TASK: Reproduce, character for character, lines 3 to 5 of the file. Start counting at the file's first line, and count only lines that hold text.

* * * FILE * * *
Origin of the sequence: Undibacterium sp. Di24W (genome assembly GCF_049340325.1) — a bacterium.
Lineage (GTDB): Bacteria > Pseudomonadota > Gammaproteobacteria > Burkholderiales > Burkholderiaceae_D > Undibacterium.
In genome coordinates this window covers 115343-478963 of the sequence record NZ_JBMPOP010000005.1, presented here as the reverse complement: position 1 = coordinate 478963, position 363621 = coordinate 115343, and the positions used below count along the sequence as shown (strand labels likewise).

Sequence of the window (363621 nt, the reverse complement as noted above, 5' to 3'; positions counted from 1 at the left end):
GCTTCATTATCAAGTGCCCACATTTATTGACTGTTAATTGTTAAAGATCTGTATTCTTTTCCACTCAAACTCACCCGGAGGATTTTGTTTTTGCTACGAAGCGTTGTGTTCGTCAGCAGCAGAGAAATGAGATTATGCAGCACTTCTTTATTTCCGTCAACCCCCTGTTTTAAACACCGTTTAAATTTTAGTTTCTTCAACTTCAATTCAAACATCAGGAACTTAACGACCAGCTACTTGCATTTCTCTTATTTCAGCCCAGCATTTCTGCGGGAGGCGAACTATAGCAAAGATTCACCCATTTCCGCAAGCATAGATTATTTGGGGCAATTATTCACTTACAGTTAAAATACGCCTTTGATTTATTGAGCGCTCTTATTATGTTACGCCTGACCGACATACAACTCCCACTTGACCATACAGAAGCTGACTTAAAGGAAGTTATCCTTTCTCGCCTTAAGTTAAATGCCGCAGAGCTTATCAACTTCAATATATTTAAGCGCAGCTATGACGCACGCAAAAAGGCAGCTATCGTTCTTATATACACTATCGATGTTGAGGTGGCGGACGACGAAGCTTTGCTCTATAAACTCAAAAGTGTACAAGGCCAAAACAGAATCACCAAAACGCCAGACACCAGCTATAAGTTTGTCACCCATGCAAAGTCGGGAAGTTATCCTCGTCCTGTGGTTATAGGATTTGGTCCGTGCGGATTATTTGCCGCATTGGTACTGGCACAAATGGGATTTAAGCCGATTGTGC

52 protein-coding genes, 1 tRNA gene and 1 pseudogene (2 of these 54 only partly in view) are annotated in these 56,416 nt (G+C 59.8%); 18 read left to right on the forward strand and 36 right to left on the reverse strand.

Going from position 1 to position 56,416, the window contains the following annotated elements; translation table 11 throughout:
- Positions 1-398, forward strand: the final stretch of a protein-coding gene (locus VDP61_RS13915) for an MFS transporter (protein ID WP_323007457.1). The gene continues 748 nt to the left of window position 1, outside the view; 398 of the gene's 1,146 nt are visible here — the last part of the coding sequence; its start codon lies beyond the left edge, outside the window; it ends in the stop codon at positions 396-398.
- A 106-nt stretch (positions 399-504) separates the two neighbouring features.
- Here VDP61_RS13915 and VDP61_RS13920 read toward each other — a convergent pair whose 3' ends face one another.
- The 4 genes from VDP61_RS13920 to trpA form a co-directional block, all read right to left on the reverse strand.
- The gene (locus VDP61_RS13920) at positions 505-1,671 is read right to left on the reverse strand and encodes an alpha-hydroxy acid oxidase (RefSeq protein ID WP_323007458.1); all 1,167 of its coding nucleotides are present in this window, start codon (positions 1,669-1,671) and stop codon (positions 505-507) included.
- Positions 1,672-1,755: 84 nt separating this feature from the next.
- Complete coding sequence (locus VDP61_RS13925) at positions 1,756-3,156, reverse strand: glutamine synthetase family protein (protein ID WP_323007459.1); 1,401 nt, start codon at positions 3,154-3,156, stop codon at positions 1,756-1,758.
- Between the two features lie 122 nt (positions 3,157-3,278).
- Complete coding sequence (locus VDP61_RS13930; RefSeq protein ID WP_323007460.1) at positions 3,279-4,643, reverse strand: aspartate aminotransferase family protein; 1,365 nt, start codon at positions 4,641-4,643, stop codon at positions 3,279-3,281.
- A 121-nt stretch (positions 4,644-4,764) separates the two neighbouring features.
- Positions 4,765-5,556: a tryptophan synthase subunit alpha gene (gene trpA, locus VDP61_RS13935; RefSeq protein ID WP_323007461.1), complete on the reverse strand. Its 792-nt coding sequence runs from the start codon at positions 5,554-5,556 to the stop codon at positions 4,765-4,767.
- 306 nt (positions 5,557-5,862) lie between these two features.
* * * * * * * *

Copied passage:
In genome coordinates this window covers 115343-478963 of the sequence record NZ_JBMPOP010000005.1, presented here as the reverse complement: position 1 = coordinate 478963, position 363621 = coordinate 115343, and the positions used below count along the sequence as shown (strand labels likewise).

Sequence of the window (363621 nt, the reverse complement as noted above, 5' to 3'; positions counted from 1 at the left end):
GCTTCATTATCAAGTGCCCACATTTATTGACTGTTAATTGTTAAAGATCTGTATTCTTTTCCACTCAAACTCACCCGGAGGATTTTGTTTTTGCTACGAAGCGTTGTGTTCGTCAGCAGCAGAGAAATGAGATTATGCAGCACTTCTTTATTTCCGTCAACCCCCTGTTTTAAACACCGTTTAAATTTTAGTTTCTTCAACTTCAATTCAAACATCAGGAACTTAACGACCAGCTACTTGCATTTCTCTTATTTCAGCCCAGCATTTCTGCGGGAGGCGAACTATAGCAAAGATTCACCCATTTCCGCAAGCATAGATTATTTGGGGCAATTATTCACTTACAGTTAAAATACGCCTTTGATTTATTGAGCGCTCTTATTATGTTACGCCTGACCGACATACAACTCCCACTTGACCATACAGAAGCTGACTTAAAGGAAGTTATCCTTTCTCGCCTTAAGTTAAATGCCGCAGAGCTTATCAACTTCAATATATTTAAGCGCAGCTATGACGCACGCAAAAAGGCAGCTATCGTTCTTATATACACTATCGATGTTGAGGTGGCGGACGACGAAGCTTTGCTCTATAAACTCAAAAGTGTACAAGGCCAAAACAGAATCACCAAAACGCCAGACACCAGCTATAAGTTTGTCACCCATGCAAAGTCGGGAAGTTATCCTCGTCCTGTGGTTATAGGATTTGGTCCGTGCGGATTATTTGCCGCATTGGTACTGGCACAAATGGGATTTAAGCCGATTGTGC